I had a conversation earlier this week with David Gambrell, the author of this song, to let him know we would be learning it today. He shared with some of what he was thinking when he wrote it.

The image of the fountain (second line of first stanza) was one of Calvin’s favorite metaphors for God’s overflowing goodness.[4] Of course, there’s the centrality of the salvation through the Word (first line of second stanza), and the theme of covenant relationship (second line of second stanza) in Reformed thought. And then the third stanza reflects Calvin’s emphasis on role of the Holy Spirit. The third stanza also seeks to reflect not only the reality of sin but the promise of redemption (transforming broken people into the holy church).

But as the note in our new hymnal suggests, the key to the hymn is the move from plural to singular in the last (repeated) line of each stanza: you see, we receive our faith through community, but we must claim it and live it in personal ways: “sincerely and completely, I offer you my heart.”

My friends, stewardship is primarily about giving ourselves, our whole selves, to God, and using all that God has given us in grateful and appropriate ways. Stewardship is about living thanksgiving in every aspect of our lives.

*

I want to close by saying something that may at first sound odd.  The church does not need your money.  That’s right:  the church does not need your money.  For the church is not sustained by money; it is sustained by God.  I’m not trying to get cute here.  Look, the heating system doesn’t run on love, it runs on oil and we need to pay our bills.  What I am saying is that the ministry, mission, the very life of Christ’s church does not depend at all on our money.  It depends on our willingness to give our whole selves our whole lives to loving as Jesus loved as individuals and as a community.  Money can be, can be one part of how we demonstrate our thankfulness for this life together.  But it is not a requirement and it is not a necessity.  If we had to sell this building tomorrow, that still would not extinguish Christ’s church.  For nothing can stop God’s love.

But you have a need to give and to share in order to experience and express the gratitude and generosity of God’s people. So as you consider your financial commitment for 2014, give not because you must, but because you may.  Give because the act of giving itself renews your gratitude for the gift of life together in Christ.  Give because you have financial resources that can amplify the witness of the gospel in concrete and meaningful ways here and now.  And for those who cannot give financially but wished to give, do not be discouraged or worried.  Remember that who you are, and your willingness to contribute your self, is gift enough.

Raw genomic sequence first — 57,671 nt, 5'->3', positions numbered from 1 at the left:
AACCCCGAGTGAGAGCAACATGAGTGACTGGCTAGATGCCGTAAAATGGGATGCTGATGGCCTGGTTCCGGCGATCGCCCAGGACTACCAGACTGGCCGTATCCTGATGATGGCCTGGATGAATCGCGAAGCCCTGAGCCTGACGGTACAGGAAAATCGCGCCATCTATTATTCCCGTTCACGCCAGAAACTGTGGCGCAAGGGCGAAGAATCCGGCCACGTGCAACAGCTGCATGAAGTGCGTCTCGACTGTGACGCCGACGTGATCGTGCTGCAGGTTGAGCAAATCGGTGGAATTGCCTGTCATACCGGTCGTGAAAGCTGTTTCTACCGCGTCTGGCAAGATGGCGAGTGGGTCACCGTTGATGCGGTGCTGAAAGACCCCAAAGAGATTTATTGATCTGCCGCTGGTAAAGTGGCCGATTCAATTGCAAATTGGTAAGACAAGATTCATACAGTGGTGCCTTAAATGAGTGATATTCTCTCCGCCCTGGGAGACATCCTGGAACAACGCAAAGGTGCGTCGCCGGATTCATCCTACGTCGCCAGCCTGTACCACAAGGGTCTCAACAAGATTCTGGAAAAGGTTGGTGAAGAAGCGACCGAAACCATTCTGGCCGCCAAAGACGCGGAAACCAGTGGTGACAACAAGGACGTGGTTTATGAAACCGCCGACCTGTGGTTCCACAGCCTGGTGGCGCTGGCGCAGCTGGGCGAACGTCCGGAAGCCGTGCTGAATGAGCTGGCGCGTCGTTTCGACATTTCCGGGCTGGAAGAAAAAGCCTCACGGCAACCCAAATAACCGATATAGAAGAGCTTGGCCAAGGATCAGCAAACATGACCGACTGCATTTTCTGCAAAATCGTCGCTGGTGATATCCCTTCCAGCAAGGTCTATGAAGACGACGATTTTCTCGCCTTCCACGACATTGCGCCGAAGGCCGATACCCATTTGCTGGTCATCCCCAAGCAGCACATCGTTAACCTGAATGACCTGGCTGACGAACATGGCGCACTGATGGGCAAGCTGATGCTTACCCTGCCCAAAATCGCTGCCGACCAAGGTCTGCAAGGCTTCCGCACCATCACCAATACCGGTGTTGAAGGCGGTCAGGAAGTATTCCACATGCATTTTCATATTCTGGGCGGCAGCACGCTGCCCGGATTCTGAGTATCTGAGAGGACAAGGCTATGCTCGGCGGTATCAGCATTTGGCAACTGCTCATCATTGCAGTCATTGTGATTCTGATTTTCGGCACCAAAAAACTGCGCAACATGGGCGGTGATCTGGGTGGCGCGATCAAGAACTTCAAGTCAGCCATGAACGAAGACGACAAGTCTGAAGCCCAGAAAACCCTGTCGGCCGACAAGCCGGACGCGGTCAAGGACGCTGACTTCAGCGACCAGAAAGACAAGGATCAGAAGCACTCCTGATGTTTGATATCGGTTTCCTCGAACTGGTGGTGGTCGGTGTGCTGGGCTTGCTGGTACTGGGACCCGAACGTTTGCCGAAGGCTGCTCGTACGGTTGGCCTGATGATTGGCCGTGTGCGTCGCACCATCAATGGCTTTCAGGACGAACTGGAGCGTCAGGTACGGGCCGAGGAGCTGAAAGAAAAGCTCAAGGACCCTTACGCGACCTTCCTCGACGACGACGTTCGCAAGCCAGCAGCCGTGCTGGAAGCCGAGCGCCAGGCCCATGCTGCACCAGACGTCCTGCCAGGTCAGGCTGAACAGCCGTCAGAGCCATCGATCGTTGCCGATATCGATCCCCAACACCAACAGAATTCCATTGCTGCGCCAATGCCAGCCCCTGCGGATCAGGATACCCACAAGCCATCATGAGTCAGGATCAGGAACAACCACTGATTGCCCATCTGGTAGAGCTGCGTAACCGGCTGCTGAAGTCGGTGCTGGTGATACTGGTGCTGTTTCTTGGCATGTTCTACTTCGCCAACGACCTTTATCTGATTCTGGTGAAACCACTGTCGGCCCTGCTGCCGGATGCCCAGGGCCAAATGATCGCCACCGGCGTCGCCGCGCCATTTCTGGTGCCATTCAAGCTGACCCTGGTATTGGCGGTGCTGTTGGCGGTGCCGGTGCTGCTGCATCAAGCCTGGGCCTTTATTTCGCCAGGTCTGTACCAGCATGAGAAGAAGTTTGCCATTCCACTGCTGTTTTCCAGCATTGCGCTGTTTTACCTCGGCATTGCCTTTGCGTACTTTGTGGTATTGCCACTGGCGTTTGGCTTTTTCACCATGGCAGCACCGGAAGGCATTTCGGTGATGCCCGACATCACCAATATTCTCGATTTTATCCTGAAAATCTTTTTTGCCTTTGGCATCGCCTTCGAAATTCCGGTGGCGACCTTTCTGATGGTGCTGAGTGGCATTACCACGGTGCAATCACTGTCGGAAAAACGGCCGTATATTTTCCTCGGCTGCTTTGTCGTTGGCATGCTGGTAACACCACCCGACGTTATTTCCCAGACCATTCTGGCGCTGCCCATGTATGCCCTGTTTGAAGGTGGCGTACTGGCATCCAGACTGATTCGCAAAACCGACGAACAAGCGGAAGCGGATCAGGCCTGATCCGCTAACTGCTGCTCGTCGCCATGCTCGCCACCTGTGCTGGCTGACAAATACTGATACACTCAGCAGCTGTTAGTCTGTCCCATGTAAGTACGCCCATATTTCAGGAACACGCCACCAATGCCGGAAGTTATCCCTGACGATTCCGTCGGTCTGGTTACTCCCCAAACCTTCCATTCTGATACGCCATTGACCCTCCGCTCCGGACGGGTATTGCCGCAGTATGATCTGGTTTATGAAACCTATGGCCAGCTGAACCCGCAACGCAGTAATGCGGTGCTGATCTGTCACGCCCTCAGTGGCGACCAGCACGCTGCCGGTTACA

And so in all things, including our financial giving, let us give thanks to the Lord.

For it is right to give our thanks and praise.


[1] Not that it solved all the churches financial problems. It was after all still 1942 and 43. The council also worried regularly about gas rationing keeping people from getting to worship. Though the next year they were able to take a first step toward hiring their first associate pastor.

[3] John Buchanan, in Feasting on the Word – Year C.

[4] (e.g., “If God contains in himself as an inexhaustible fountain all fullness of blessing, those who aspire to the supreme good and perfect happiness must not long for any thing beyond him,” Institutes, 3.25.10).

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2 Comments leave one →
  1. October 24, 2013 12:20 pm

    Thanks for this good and gracious Word, Jeff. Well done.

Trackbacks

  1. Heritage Facts (in recent sermons) | revgeary